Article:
France’s controversial euthanasia bill has been put on hold following French President Emmanuel Macron’s dissolution of the country’s National Assembly after major losses in this month’s European elections.

The June elections in the European Parliament saw major advances from right-of-center parties, including from France’s National Rally party, which made huge gains relative to Macron’s Renaissance party.

Centrist groups still command a majority in the continental parliament. But the results were devastating enough to mainstream politicians that Macron invoked French law to dissolve his own country’s National Assembly in order to hold “snap elections” in the hopes of shoring up centrist control of France itself.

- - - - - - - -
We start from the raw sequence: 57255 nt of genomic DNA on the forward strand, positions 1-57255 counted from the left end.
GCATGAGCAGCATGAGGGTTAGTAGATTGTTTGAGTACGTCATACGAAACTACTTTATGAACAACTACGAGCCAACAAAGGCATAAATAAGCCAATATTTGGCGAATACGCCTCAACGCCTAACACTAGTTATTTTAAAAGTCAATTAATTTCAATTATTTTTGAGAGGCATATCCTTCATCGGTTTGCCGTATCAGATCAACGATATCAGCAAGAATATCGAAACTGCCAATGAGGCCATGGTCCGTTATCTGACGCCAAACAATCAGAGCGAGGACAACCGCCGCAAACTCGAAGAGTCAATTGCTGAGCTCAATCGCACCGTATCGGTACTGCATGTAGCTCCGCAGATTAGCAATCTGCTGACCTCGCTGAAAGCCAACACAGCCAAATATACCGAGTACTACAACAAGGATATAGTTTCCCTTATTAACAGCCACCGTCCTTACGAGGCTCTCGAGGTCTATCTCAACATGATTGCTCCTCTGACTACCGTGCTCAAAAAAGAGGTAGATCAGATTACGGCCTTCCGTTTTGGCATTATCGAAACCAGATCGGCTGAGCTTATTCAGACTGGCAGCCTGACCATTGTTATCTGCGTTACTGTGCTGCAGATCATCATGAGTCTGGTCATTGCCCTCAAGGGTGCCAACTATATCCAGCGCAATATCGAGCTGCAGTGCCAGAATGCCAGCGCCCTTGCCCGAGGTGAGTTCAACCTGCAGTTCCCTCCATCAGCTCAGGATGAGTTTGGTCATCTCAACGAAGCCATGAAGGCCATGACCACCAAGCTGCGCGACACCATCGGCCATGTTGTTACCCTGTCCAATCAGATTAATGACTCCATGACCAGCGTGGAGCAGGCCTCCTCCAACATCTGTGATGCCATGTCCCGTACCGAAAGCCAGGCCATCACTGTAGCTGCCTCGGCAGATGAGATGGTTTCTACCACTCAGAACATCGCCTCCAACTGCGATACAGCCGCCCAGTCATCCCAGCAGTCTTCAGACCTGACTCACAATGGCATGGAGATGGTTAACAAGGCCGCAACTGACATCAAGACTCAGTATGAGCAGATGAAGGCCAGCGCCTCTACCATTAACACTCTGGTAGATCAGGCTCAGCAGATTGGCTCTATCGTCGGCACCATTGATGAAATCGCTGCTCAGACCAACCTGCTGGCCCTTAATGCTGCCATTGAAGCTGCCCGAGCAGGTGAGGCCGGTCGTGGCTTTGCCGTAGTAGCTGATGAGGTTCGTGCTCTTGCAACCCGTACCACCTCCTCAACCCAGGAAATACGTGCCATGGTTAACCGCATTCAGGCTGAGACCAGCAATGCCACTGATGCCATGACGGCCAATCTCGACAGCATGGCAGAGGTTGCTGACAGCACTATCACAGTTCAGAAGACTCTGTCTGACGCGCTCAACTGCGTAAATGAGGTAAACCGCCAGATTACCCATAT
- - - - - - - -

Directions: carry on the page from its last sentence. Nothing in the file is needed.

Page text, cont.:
The surprise move means all legislation currently under consideration in France has been put on hold, including the country’s controversial assisted suicide bill, which Macron earlier this year said might allow “the possibility of asking for help in dying under certain strict conditions.”

The French bishops had criticized the country’s efforts to legalize assisted suicide. Reims Archbishop Éric de Moulins-Beaufort said earlier this year that the measure would “shift our entire health care system toward death as a solution.”

Lille Archbishop Laurent Le Boulc’h likewise warned that assisted suicide could hasten the death of individuals who see themselves as burdens upon others, arguing that the proposal risks “further increasing the depressed character of our society in loss of hope.”

Numerous European countries, including Belgium and the Netherlands, already allow various forms of assisted suicide and euthanasia.

France’s surprise parliamentary elections will be held in two rounds on June 30 and July 7.